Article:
Should Know some Free Tools to Keep Those Creepy Online Ads From Watching You

SAY you’re doing a web search on something like the flu. The next thing you know, an ad for a flu remedy pops up on your web browser, or your video streaming service starts playing a commercial for Tylenol.

The content of those ads is no coincidence. Digital ads are able to follow people around the Internet because advertisers often place invisible trackers on the websites you visit. Their goal is to collect details on everywhere you go on the Internet and use that data to serve targeted ads to your computer, smartphone and connected television.

This global commercial surveillance of consumers is poised to become more extensive as tech companies expand into the Internet of Things, a category that includes wearable computers and connected home appliances like smart thermostats and refrigerators. Amazon, eBay, Facebook and Google can already follow users from device to device because people log in to their services with the same IDs on various gadgets.

For other marketing companies, tracking people on multiple Internet-connected devices has become a holy grail. The process is complex, because some lack the direct relationship with people that the giant tech companies already have. Only about 6 percent of marketers can reliably track a customer on all of that customer’s devices, according to the research firm eMarketer. But advertisers are working toward the goal.

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“Our privacy is completely under assault with all these connected devices,” said Jeremiah Grossman, the founder of WhiteHat Security, a web security firm.

So what better time to get a head start on defending yourself against web snoops (as if email trackers, which this column covered last year, weren’t annoying enough already)? Many companies offer tools to help obscure your digital footprints while you’re browsing the web. We researched and tested four tracker blockers and found their results varied widely. In the end, the app Disconnect became our anti-tracking tool of choice.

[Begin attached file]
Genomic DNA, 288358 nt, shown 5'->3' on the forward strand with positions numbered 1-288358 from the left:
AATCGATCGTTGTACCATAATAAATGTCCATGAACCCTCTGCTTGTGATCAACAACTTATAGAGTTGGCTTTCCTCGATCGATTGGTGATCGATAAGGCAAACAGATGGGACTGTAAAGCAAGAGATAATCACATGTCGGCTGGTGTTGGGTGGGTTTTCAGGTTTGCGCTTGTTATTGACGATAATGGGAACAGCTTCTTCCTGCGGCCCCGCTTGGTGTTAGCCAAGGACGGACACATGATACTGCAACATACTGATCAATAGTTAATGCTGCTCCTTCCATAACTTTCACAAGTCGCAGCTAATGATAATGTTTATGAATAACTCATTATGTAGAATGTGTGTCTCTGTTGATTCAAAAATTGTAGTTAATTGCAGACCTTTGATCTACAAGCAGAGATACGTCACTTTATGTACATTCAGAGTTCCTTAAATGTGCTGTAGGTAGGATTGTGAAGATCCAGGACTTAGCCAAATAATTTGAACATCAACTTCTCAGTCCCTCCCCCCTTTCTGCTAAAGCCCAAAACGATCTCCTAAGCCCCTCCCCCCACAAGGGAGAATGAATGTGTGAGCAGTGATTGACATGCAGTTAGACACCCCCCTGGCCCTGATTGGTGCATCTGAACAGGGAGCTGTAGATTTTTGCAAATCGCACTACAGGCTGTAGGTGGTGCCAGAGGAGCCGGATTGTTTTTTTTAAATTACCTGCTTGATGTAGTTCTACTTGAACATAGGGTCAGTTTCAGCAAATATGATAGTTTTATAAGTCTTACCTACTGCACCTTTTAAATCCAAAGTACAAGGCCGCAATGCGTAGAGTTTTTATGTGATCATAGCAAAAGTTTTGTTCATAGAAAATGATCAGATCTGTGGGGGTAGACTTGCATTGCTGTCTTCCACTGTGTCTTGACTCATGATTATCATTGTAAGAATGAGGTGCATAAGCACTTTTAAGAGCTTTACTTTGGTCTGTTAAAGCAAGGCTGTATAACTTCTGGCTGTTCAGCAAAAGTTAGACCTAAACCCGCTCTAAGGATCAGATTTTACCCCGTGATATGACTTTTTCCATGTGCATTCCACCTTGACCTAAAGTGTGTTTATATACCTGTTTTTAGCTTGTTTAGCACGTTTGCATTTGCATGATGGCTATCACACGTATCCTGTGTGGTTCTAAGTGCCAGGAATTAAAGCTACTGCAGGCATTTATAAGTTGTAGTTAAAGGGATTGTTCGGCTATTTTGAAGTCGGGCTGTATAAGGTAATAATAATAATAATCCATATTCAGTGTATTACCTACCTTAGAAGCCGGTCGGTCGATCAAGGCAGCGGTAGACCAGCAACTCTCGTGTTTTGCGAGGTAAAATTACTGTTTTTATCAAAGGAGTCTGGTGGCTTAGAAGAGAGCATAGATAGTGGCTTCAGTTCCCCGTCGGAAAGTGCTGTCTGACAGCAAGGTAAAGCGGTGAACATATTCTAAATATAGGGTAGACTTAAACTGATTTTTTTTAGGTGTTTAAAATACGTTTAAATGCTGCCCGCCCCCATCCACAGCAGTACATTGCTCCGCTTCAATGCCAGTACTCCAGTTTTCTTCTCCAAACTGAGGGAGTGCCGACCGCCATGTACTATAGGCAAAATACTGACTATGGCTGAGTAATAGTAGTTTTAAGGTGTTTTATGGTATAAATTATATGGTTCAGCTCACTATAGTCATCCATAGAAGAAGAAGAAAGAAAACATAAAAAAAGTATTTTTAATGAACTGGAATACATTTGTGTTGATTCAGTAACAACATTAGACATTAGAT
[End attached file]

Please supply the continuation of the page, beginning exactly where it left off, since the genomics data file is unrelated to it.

Here’s how web tracking works: In general, targeting individuals with digital ads involves a sophisticated ecosystem of third parties — like online advertising networks, data brokers and analytics companies — that compile information on consumers.

When you visit websites, these companies typically pick out your browser or phone using technologies like cookies, which contain unique alphanumeric identification tags that can enable trackers to identify your activities as you move from site to site. To sell ads delivered to certain categories of consumers, like suburban singles looking for romance, companies may sync these ID tags to pinpoint individuals.

The downside is, your browsing history may contain sensitive information about your health concerns, political affiliations, family problems, religious beliefs or sexual habits.

“More than just being creepy, it’s a huge violation of privacy,” said Cooper Quintin, a privacy advocate for the Electronic Frontier Foundation, a digital rights nonprofit that also offers the anti-tracking tool Privacy Badger. “People need to be able to read things and do things and talk about things without having to worry that they’re being watched or recorded somewhere.”

We took a close look at four free privacy tools: Ghostery, Disconnect, RedMorph and Privacy Badger. We tested them with the Google Chrome browser on the top 20 news websites, including Yahoo News, CNN, The Huffington Post and The New York Times.

The tracker busters generally work in similar ways. You download and install an add-on for a web browser like Chrome or Mozilla Firefox. The anti-tracking companies each compile a list of known web domains that serve trackers or show patterns of tracking services. Then when someone connects to a website, the tools prevent the browser from loading any element that matches their blacklist.

Ghostery, a popular tracker blocker, was the most difficult to set up. When you install it, it asks you to manually select the trackers you want to block. Our problem with that approach is that there are hundreds of trackers, and most consumers probably won’t recognize most of them, putting the onus on users to research which specific services they might wish to block.

Scott Meyer, the chief executive of Ghostery, said this had been a deliberate design choice. When trackers are blocked, parts of websites may not function, so it is less confusing to let users experiment and decide which ones to block on their own, he said.

“We block nothing by default,” he said. “That’s in direct contrast to other companies who are saying, ‘We’re turning everything off and let you turn whatever you want back on.’ That’s way too complex for users.”

The tracker blocking tool RedMorph takes the opposite approach. It blocks every tracking signal it can detect and lets people decide which ones to allow. For parents concerned about their children’s Internet use, RedMorph also offers a service to filter out certain sites or block certain swear words or other language they find inappropriate.

“When you go home, you lock the door and you may pull down the shades at night,” said Abhay Edlabadkar, the chief executive of RedMorph. “You should have the same level of privacy control over your Internet activities.”

In our tests, RedMorph was the most thorough with blocking trackers. It blocked 22 of them on, whereas Privacy Badger blocked seven, Disconnect blocked eight and Ghostery detected eight.